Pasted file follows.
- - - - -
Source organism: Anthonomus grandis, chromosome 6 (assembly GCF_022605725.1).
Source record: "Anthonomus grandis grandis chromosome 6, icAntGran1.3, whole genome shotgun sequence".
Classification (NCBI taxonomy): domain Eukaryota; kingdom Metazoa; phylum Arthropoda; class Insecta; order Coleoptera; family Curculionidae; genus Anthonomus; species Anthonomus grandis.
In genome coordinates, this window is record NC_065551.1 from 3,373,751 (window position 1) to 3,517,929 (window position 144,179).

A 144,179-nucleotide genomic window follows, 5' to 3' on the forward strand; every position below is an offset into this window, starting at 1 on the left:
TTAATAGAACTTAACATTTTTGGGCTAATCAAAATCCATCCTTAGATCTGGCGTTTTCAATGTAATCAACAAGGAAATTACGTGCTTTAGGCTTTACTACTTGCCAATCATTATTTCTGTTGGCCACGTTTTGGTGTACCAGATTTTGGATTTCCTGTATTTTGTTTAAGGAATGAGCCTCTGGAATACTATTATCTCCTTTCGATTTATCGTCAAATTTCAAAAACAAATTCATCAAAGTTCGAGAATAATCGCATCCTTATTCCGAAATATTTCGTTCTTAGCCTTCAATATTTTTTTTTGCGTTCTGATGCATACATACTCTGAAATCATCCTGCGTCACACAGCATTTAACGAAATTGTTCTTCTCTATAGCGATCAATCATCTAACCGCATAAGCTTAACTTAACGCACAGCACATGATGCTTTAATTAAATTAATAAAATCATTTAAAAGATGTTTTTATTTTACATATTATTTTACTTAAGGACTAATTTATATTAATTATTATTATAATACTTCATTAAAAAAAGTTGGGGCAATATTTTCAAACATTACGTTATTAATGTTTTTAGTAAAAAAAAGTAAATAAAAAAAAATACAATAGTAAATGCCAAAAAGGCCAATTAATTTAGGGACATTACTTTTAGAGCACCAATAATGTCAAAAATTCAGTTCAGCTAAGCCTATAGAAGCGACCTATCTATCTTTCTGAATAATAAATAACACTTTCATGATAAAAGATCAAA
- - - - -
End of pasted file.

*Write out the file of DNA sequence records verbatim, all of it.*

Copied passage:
Source organism: Anthonomus grandis, chromosome 6 (assembly GCF_022605725.1).
Source record: "Anthonomus grandis grandis chromosome 6, icAntGran1.3, whole genome shotgun sequence".
Classification (NCBI taxonomy): domain Eukaryota; kingdom Metazoa; phylum Arthropoda; class Insecta; order Coleoptera; family Curculionidae; genus Anthonomus; species Anthonomus grandis.
In genome coordinates, this window is record NC_065551.1 from 3,373,751 (window position 1) to 3,517,929 (window position 144,179).

A 144,179-nucleotide genomic window follows, 5' to 3' on the forward strand; every position below is an offset into this window, starting at 1 on the left:
TTAATAGAACTTAACATTTTTGGGCTAATCAAAATCCATCCTTAGATCTGGCGTTTTCAATGTAATCAACAAGGAAATTACGTGCTTTAGGCTTTACTACTTGCCAATCATTATTTCTGTTGGCCACGTTTTGGTGTACCAGATTTTGGATTTCCTGTATTTTGTTTAAGGAATGAGCCTCTGGAATACTATTATCTCCTTTCGATTTATCGTCAAATTTCAAAAACAAATTCATCAAAGTTCGAGAATAATCGCATCCTTATTCCGAAATATTTCGTTCTTAGCCTTCAATATTTTTTTTTGCGTTCTGATGCATACATACTCTGAAATCATCCTGCGTCACACAGCATTTAACGAAATTGTTCTTCTCTATAGCGATCAATCATCTAACCGCATAAGCTTAACTTAACGCACAGCACATGATGCTTTAATTAAATTAATAAAATCATTTAAAAGATGTTTTTATTTTACATATTATTTTACTTAAGGACTAATTTATATTAATTATTATTATAATACTTCATTAAAAAAAGTTGGGGCAATATTTTCAAACATTACGTTATTAATGTTTTTAGTAAAAAAAAGTAAATAAAAAAAAATACAATAGTAAATGCCAAAAAGGCCAATTAATTTAGGGACATTACTTTTAGAGCACCAATAATGTCAAAAATTCAGTTCAGCTAAGCCTATAGAAGCGACCTATCTATCTTTCTGAATAATAAATAACACTTTCATGATAAAAGATCAAA